Sunday, December 05, 2004

I surprised myself

by enjoying Julia Glass's Three Junes very much indeed. It's a well-written and strangely moving book--it's not at all the kind of book I usually like (let's just say it compares very favorably to Michael Cunningham's The Hours and Karen Joy Fowler's The Jane Austen Book Club, two books that left me completely unmoved--the only thing I liked about the former was the scene of throwing the cake in the trash...). A few passages I especially liked (and where you can see the very fine writing in the service of character development and various themes of the book).

a man's description of fixing a puppy's hernia by hand when he was a boy: "I still recall the sensation of pushing the lump of flesh back through the muscle wall in that taut little belly, using just the tip of my right middle finger. It felt like forcing a marble into an elastic velvet pouch."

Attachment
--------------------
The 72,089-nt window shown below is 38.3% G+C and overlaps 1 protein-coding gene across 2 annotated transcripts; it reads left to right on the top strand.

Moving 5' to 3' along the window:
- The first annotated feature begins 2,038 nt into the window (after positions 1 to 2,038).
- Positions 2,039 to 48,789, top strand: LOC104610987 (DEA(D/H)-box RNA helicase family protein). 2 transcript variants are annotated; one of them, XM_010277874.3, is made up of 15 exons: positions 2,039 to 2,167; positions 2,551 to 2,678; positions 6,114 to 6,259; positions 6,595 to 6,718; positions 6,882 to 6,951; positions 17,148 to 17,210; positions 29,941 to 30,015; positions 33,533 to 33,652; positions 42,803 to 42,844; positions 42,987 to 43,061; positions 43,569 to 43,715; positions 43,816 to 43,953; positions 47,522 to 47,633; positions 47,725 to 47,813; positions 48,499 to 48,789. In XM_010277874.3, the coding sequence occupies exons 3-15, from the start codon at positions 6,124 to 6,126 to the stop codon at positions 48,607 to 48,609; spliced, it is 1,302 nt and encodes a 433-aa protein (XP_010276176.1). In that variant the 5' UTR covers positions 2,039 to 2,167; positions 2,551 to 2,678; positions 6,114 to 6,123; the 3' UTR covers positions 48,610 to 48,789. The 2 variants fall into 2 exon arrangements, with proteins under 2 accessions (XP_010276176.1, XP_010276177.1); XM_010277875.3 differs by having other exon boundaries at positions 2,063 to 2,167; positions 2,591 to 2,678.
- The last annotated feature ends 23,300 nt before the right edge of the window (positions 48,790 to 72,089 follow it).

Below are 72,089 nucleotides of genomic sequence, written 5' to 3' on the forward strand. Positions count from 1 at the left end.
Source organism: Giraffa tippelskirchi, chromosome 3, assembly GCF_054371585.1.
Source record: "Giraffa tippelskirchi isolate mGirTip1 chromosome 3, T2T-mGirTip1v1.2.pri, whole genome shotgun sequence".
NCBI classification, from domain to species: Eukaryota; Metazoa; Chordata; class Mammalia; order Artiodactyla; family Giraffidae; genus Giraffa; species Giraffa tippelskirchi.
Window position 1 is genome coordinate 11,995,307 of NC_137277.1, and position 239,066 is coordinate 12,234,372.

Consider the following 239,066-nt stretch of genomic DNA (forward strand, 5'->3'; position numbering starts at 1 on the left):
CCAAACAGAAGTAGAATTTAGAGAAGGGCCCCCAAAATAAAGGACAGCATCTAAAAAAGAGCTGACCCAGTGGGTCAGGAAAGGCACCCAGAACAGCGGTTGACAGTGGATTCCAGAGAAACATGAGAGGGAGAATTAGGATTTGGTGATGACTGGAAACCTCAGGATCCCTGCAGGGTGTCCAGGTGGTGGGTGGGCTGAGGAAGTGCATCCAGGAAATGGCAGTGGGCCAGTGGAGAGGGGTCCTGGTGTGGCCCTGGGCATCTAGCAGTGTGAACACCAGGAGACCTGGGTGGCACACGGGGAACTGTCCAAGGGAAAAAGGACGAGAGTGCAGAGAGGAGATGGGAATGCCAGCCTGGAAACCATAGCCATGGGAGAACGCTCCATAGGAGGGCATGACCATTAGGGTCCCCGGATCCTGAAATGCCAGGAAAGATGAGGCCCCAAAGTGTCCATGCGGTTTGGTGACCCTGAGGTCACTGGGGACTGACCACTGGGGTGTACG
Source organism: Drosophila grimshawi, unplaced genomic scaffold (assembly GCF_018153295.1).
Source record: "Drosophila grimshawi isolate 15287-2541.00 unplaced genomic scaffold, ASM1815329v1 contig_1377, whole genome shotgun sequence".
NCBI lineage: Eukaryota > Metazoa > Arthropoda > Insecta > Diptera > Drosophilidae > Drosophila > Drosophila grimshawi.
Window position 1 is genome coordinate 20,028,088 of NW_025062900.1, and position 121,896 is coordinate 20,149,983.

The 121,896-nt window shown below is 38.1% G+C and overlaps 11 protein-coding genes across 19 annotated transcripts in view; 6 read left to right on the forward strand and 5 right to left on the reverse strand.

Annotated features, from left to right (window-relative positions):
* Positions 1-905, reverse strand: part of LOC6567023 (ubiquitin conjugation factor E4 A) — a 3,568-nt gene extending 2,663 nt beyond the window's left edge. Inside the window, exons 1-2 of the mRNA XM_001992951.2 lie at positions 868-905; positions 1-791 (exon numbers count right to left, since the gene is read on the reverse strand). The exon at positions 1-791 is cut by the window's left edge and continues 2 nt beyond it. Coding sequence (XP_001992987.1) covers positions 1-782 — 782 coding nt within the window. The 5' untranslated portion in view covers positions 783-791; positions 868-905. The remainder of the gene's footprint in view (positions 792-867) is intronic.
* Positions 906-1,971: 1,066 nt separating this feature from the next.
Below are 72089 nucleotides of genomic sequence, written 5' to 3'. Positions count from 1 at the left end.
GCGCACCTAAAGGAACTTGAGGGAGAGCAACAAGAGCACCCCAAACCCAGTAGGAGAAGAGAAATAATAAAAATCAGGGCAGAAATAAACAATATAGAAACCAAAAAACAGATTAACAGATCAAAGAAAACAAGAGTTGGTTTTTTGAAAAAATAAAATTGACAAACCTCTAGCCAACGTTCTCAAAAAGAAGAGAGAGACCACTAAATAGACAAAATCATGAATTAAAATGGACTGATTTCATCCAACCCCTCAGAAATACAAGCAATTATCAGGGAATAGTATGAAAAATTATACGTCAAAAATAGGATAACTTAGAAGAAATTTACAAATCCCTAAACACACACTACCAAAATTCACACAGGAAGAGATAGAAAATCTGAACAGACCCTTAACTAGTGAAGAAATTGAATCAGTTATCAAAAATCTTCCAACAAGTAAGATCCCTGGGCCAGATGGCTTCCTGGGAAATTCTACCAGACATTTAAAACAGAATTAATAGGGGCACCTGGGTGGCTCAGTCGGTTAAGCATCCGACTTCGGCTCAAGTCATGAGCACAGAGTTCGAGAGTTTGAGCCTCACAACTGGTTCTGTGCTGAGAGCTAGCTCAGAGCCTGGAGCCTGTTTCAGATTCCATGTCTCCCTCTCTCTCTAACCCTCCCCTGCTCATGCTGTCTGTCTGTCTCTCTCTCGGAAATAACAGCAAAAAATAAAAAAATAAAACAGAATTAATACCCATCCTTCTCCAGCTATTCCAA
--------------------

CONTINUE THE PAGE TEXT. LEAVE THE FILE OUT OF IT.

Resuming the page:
a description of a woman (later a professional graphic designer) whose husband stops wanting sex and starts to take his collection of art books to bed with her instead: "A habit born of pride, but it led to her fascination with fonts and layouts and margins. She didn't like looking too long at the art, because art was what she ought to be doing but wasn't. (She would choose, increasingly, books about dead artists so that she did not have to agonize over the possibility that they were, at that very moment, doggedly producing more work.)"

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